LOS ANGELES (CBSLA.com) — Firefighters are warning homeowners about the hazards their energy efficient solar panels pose to crews, potentially preventing them from putting out blazes.
As KCAL9’s Andrea Fujii reports, a fire at an industrial complex outside Philadelphia burned for 29 hours because firefighters say they couldn’t get to the roof since it was covered with energized solar panels.READ MORE: Pasadena Unified School District Parents Voice Concerns About Return To Classrooms, Vaccines, Testing
And L.A. County Fire Inspector Scott Miller says that while there have been no known incidents like that in SoCal, firefighters are now training for how to deal with structures that have the technology.
“We just have to operate with extreme caution – make sure we’re communicating with each other,” Miller said.
Miller explained solar panels add increased weight on roofs, and that most panels contain materials firefighters consider dangerous.
“When we have crews going inside and when we have crews going up on the roof we’re running the risk of having a structural collapse,” he said. “We should have our face pieces on and also when they’re exposed to fire they also release harmful chemicals into the atmosphere.”
Panels are also energized, creating up to 600 volts of electricity. And their on/off switch may be separate from the home fuse box.
“So it’s really important for us not to touch any of the exposed wires because you’re running the risk of getting electrocuted,” Miller said, noting that it can be difficult to know if a house has panels when they’re not visible from the street.
Firefighters say having standardized signage outside the home would help to alert crews, especially at night.READ MORE: Five Arrested After Wild Pursuit Ends With Car Crashing Into Pole, Flipping Over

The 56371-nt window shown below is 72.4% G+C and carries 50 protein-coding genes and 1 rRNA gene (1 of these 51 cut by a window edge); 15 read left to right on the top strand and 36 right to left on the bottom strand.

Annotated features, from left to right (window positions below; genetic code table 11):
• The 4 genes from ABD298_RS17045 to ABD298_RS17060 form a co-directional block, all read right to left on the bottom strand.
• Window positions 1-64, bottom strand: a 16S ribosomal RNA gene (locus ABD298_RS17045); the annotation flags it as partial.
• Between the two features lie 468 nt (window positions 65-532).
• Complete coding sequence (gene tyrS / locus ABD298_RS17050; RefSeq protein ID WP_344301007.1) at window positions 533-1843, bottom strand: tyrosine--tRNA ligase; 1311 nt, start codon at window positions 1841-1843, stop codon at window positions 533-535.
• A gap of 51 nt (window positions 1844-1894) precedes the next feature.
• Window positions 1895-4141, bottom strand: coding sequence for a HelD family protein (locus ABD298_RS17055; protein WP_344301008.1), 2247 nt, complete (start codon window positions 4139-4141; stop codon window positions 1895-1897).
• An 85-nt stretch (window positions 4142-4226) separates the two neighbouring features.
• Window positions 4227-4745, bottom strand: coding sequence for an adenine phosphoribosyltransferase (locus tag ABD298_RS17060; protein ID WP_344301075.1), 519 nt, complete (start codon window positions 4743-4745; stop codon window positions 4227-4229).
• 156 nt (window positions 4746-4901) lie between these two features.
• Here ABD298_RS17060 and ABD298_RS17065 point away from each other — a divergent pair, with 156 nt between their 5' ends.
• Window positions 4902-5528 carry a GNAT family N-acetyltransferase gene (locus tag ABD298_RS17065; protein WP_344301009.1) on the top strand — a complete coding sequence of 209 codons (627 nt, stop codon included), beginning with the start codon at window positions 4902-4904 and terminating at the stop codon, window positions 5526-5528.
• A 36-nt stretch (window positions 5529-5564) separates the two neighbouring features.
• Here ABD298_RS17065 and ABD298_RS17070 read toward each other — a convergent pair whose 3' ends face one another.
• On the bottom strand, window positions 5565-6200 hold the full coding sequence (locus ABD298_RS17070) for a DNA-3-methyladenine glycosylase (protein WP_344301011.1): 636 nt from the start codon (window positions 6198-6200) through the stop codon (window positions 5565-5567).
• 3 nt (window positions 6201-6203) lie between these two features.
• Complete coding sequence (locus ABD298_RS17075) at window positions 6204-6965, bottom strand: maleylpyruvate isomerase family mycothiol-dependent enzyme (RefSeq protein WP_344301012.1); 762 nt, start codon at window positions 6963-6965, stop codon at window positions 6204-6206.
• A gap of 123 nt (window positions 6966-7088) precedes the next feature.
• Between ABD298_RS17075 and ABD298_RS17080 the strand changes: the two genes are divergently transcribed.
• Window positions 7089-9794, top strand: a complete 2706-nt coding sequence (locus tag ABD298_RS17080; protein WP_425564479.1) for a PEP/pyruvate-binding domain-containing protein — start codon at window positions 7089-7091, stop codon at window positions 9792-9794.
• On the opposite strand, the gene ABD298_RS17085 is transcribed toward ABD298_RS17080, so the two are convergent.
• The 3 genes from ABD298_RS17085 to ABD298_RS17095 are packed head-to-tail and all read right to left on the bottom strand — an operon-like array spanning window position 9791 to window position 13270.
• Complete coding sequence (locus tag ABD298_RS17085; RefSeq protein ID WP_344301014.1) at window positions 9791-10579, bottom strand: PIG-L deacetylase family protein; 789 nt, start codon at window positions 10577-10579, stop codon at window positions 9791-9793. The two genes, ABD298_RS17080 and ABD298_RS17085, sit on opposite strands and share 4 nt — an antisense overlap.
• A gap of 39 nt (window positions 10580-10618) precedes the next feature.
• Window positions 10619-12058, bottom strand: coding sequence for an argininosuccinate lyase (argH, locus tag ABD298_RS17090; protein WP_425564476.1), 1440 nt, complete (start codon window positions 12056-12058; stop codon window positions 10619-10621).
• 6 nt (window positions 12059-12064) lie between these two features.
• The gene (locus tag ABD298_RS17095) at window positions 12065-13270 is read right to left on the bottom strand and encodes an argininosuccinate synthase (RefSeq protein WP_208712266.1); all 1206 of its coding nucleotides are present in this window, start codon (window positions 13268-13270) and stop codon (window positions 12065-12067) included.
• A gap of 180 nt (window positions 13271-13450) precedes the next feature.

Homeowner Tom Davila was surprised to hear that solar panels can also pose a danger if his home were to catch fire. His solar installer recommended homeowners post diagrams for firefighters to notify them where solar panel boxes are located.
While he admitted he was unaware of the hazards, Davila still says that for him it’s worth the risk.
“When you brought it to my attention I didn’t know anything about that, so I probably would think a lot more people don’t know about that,” he said, noting that since installing panels in his home four years ago, his electricity bills have dropped significantly.
“Usually my electricity bill was running about $800 every two months so it’s cut it down to about five,” Davila said. “I think the benefits it’s been providing – I think are really great.”
Firefighters are meanwhile using instructional videos in their training.
“From our department’s perspective, we’re just going to continue educating our personnel on how to work with them,” Miller said.
The Solar Energy Industries Association released this statement in part: “We’re working diligently to better educate firefighters about how solar works.”MORE NEWS: LA Community College District Board Mandates Vaccinations, Masks
The organization said employees are also “working to improve fire safety through the development of building codes and product standards.”